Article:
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The Omnivore's Dilemma: A Natural History of Four Meals Chapter Summary & Analysis - Chapter Eighteen through Chapter Nineteen Summary

Michael Pollan
This Study Guide consists of approximately 40 pages of chapter summaries, quotes, character analysis, themes, and more - everything you need to sharpen your knowledge of The Omnivore's Dilemma.
This section contains 679 words
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Chapter Eighteen through Chapter Nineteen Summary and Analysis

In chapter eighteen, Pollan admits he enjoyed hunting more than he anticipated. He is hunting with Garro for wild boar, and Garro teaches him about tracking animals. Garro hunts for the delicious food, as he explains, and not for the thrill. After a day of searching for the elusive pig, Pollan experiences Hunter's Eye, or the feeling of everything coming into sharp focus. He is fully relaxed but fully aware, and he likens the feeling to being stoned. Ortega y Gasset, a writer, believed hunting returned humans back to nature, and Pollan agrees. After a relaxing lunch, Pollan and Richard, another hunter, come upon four large boars. Pollan goes to take the shot, but his gun is not cocked. He feels ashamed and knows he was not ready for the hunt.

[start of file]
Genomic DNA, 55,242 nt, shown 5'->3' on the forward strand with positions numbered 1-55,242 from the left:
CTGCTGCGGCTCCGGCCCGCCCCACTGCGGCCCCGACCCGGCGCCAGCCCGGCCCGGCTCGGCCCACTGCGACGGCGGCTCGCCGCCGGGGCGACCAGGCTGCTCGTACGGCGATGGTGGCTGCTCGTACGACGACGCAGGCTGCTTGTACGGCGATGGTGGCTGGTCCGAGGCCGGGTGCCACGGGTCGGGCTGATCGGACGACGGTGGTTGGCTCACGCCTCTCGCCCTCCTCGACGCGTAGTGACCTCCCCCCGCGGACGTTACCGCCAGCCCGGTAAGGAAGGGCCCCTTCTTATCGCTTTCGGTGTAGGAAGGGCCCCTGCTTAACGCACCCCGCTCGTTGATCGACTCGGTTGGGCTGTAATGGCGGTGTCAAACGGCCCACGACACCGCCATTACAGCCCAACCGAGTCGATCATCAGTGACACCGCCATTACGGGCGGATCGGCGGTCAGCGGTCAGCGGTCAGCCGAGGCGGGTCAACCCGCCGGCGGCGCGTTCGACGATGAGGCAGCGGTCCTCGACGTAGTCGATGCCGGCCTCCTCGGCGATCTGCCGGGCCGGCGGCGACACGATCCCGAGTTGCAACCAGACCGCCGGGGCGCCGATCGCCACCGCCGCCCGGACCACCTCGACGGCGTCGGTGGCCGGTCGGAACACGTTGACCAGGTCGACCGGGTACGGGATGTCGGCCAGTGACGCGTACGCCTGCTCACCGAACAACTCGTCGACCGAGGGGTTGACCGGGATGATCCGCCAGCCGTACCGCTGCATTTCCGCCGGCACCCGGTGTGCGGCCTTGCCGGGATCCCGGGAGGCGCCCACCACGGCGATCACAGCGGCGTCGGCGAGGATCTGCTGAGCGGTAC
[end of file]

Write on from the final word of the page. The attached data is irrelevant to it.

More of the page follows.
A month later, he and Garro...

(read more from the Chapter Eighteen through Chapter Nineteen Summary)

This section contains 679 words
(approx. 3 pages at 300 words per page)
Purchase our The Omnivore's Dilemma: A Natural History of Four Meals Study Guide
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The Omnivore's Dilemma: A Natural History of Four Meals from BookRags and Gale's For Students Series. ©2005-2006 Thomson Gale, a part of the Thomson Corporation. All rights reserved.
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